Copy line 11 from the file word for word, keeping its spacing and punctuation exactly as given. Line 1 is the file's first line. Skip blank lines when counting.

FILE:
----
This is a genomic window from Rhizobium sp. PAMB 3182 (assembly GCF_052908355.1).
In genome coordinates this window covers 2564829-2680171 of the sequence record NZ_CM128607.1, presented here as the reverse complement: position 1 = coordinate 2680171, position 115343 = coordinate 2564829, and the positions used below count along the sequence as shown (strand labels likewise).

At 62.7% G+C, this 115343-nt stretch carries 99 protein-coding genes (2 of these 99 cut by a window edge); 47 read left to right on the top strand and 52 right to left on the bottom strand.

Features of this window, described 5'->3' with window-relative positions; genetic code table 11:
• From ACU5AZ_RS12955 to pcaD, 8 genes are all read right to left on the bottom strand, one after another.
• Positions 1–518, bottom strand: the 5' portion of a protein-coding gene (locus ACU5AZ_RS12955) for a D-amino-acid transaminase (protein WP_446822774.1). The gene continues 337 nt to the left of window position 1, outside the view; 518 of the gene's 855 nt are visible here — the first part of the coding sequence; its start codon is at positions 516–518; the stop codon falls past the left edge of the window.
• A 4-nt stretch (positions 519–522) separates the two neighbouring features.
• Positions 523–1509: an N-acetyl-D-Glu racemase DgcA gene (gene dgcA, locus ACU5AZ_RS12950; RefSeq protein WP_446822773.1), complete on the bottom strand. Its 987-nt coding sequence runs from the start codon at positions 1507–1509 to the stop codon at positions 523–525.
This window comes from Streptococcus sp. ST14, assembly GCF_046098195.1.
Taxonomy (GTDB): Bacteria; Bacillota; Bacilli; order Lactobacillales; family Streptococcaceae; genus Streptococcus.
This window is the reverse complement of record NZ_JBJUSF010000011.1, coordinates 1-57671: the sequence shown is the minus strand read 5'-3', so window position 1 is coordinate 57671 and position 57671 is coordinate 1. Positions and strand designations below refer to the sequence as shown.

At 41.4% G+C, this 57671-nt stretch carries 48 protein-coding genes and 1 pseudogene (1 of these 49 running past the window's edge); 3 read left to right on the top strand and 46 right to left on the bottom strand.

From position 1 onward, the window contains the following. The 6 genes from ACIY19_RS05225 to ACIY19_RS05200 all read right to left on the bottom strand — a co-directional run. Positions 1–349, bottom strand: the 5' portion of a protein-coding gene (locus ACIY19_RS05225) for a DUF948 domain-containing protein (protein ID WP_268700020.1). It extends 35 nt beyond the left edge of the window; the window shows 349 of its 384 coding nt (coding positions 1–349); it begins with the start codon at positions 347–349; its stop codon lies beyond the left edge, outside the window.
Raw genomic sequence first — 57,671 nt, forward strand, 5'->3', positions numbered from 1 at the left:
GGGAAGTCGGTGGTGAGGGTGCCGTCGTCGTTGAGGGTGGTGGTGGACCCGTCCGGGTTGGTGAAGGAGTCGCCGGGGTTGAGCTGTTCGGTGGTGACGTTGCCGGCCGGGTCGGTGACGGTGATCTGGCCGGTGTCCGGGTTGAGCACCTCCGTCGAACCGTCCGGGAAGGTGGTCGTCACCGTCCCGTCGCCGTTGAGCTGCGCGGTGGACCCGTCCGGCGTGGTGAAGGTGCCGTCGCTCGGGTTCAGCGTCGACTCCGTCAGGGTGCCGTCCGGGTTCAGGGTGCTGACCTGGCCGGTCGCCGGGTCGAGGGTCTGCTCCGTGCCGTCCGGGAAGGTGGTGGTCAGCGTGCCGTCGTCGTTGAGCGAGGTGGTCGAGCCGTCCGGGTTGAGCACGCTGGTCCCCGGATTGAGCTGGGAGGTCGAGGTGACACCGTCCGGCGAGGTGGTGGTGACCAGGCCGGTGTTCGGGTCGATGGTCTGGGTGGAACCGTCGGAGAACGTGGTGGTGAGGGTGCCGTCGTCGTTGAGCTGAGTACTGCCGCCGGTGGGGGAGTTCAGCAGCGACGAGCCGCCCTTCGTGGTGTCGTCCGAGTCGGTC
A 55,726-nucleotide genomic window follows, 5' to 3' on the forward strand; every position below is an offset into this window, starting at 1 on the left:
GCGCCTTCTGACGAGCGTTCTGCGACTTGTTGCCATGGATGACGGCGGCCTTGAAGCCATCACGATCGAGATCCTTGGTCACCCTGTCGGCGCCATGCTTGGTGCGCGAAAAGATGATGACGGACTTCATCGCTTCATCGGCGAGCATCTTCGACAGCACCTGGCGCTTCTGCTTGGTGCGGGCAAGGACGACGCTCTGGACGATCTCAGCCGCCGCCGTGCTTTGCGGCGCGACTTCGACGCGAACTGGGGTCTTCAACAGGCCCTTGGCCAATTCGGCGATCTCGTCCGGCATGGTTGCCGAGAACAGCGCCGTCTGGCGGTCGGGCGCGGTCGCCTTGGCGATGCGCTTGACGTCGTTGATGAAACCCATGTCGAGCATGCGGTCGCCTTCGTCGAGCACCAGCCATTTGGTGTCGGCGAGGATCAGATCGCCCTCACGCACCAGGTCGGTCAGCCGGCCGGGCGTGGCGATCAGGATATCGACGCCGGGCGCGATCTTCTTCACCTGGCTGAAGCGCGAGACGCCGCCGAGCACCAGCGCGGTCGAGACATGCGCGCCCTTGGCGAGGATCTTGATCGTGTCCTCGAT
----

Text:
This window is the reverse complement of record NZ_JBJUSF010000011.1, coordinates 1-57671: the sequence shown is the minus strand read 5'-3', so window position 1 is coordinate 57671 and position 57671 is coordinate 1. Positions and strand designations below refer to the sequence as shown.